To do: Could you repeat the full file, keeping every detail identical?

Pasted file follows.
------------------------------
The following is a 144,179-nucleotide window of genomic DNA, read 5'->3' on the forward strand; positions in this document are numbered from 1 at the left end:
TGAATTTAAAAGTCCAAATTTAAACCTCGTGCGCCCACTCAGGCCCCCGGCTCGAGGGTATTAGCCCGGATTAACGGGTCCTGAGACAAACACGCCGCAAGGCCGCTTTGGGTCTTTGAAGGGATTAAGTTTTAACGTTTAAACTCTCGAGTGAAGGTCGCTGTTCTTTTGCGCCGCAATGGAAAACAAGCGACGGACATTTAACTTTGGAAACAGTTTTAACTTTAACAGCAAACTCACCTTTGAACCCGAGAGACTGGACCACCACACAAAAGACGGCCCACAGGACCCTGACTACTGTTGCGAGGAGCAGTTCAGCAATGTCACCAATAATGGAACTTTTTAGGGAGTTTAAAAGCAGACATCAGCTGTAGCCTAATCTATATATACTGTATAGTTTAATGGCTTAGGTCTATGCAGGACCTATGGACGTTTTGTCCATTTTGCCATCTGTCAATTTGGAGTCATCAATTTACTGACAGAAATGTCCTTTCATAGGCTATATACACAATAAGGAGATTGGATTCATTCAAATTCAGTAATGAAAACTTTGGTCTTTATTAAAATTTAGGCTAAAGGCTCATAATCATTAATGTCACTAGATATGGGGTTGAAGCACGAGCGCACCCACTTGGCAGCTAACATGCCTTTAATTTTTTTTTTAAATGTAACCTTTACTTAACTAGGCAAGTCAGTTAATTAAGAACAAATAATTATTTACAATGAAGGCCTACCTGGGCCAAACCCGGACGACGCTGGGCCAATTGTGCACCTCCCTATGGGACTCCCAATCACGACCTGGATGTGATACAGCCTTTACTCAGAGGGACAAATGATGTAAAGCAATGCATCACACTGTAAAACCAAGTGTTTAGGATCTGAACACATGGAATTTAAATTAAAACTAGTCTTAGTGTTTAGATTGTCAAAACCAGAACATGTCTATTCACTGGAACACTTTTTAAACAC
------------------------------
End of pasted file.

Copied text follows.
The following is a 144,179-nucleotide window of genomic DNA, read 5'->3' on the forward strand; positions in this document are numbered from 1 at the left end:
TGAATTTAAAAGTCCAAATTTAAACCTCGTGCGCCCACTCAGGCCCCCGGCTCGAGGGTATTAGCCCGGATTAACGGGTCCTGAGACAAACACGCCGCAAGGCCGCTTTGGGTCTTTGAAGGGATTAAGTTTTAACGTTTAAACTCTCGAGTGAAGGTCGCTGTTCTTTTGCGCCGCAATGGAAAACAAGCGACGGACATTTAACTTTGGAAACAGTTTTAACTTTAACAGCAAACTCACCTTTGAACCCGAGAGACTGGACCACCACACAAAAGACGGCCCACAGGACCCTGACTACTGTTGCGAGGAGCAGTTCAGCAATGTCACCAATAATGGAACTTTTTAGGGAGTTTAAAAGCAGACATCAGCTGTAGCCTAATCTATATATACTGTATAGTTTAATGGCTTAGGTCTATGCAGGACCTATGGACGTTTTGTCCATTTTGCCATCTGTCAATTTGGAGTCATCAATTTACTGACAGAAATGTCCTTTCATAGGCTATATACACAATAAGGAGATTGGATTCATTCAAATTCAGTAATGAAAACTTTGGTCTTTATTAAAATTTAGGCTAAAGGCTCATAATCATTAATGTCACTAGATATGGGGTTGAAGCACGAGCGCACCCACTTGGCAGCTAACATGCCTTTAATTTTTTTTTTAAATGTAACCTTTACTTAACTAGGCAAGTCAGTTAATTAAGAACAAATAATTATTTACAATGAAGGCCTACCTGGGCCAAACCCGGACGACGCTGGGCCAATTGTGCACCTCCCTATGGGACTCCCAATCACGACCTGGATGTGATACAGCCTTTACTCAGAGGGACAAATGATGTAAAGCAATGCATCACACTGTAAAACCAAGTGTTTAGGATCTGAACACATGGAATTTAAATTAAAACTAGTCTTAGTGTTTAGATTGTCAAAACCAGAACATGTCTATTCACTGGAACACTTTTTAAACAC